• User Manual
    • A README text file with use and installation instructions is provided in the download

  • Registration and Installation Information
    • Download from: Download (linux/mac)
    • Obtain Freesurfer license key from: http://surfer.nmr.mgh.harvard.edu/registration.html
    • Set environment variable FREESURFER_HOME and copy the license key there. The programs mri_deface and mri_mask work if the freesurfer license key is found in: $FREESURFER_HOME/.license
    • Note: you don't need to download or install Freesurfer to use mri_deface or mri_mask, you just need the Freesurfer license.

  • References
    • Bischoff-Grethe, A., Fischl, B., Ozyurt, I.B., Morris, S., Brown, G. G., Fennema-Notestine, C., Clark, C. P., Bondi, M. W., Jernigan, T. L., and the Human Morphometry BIRN (www.nbirn.net), June 2004, A technique for the deidentification of structural brain MR images, Human Brain Mapping, Budapest, Hungary.
    • Bruce V, Henderson Z, Greenwood K, Hancock PJB, Burton AM, Miller P. 1999. Verification of face identities from images captured on video. Journal of Experimental Psychology: Applied 5: 339-60
    • Burton AM, Wilson S, Cowan M, Bruce V. 1999. Face recognition in poor-quality video: Evidence from security surveillance. Psychological Science 10: 243-8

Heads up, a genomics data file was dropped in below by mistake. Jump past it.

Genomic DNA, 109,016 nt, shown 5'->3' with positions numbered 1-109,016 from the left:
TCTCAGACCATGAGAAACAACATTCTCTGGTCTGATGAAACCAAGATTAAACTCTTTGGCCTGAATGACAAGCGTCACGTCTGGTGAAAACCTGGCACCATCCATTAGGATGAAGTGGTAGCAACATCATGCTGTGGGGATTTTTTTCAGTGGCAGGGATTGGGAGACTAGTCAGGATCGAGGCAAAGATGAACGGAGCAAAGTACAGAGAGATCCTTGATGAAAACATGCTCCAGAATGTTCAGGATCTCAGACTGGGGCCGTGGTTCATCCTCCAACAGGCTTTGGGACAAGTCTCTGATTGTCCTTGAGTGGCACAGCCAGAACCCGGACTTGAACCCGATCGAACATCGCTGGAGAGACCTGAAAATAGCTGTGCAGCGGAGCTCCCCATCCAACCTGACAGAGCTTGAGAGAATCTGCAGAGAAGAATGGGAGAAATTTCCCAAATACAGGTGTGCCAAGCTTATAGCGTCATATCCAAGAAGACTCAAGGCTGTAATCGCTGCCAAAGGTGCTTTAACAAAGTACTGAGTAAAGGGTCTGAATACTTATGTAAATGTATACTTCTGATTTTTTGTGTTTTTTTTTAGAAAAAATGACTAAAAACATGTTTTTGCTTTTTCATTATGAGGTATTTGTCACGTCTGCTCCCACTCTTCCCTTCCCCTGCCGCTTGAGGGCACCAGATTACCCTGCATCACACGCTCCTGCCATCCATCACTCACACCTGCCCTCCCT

• Clutterbuck R, Johnston RA. 2002. Exploring levels of face familiarity by using an indirect face-matching measure. Perception 31: 985-94
    • Fennema-Notestine C, Ozyurt IB, Brown GG, Clark CP, Morris S, et al. in press. Quantitative evaluation of automated-skull-stripping methods applied to contemporary and legacy images: Effects of diagnosis, bias correction, and slice location. Human Brain Mapping
    • Fischl B, Salat DH, Busa E, Albert M, Dieterich M, et al. 2002. Whole brain segmentation: automated labeling of neuroanatomical structures in the human brain. Neuron 33: 341-55
    • Fischl B, Salat DH, van der Kouwe AJW, Makris N, Segonne F, et al. 2004. Sequence-independent segmentation of magnetic resonance images. NeuroImage 23: S69-S84
    • Sandor S, Leahy R. 1997. Surface-based labeling of cortical anatomy using a deformable database. IEEE Transactions on Medical Imaging 16: 41-54
    • Ségonne F, Dale AM, Busa E, Glessner M, Salat D, et al. 2004. A hybrid approach to the skull stripping problem in MRI. NeuroImage 22: 1060-75
    • Shattuck DW, Sandor-Leahy SR, Schaper KA, Rottenberg DA, Leahy RM. 2001. Magnetic resonance image tissue classification using a partial volume model. NeuroImage 13: 856-76
    • Sled J, Zijdenbos A, Evans A. 1998. A nonparametric method for automatic correction of intensity nonuniformity in MRI data. IEEE Transactions on Medical Imaging 17: 87-97

  • Technical Contact

Support is very limited but we will do our best to try to answer your questions. Please email your constructive comments to: Bruce Fischl (fischl@nmr.mgh.harvard.edu)

  • Acknowledgements
    • MRI Deface is brought to you by the Morphometry Biomedical Informatics Research Network (BIRN, www.nbirn.net), a project funded by the National Center for Research Resources (U24 RR021382), at the National Institute of Health, U.S.A.
    • Special thanks to Amanda Bischoff-Grethe for testing and validation work.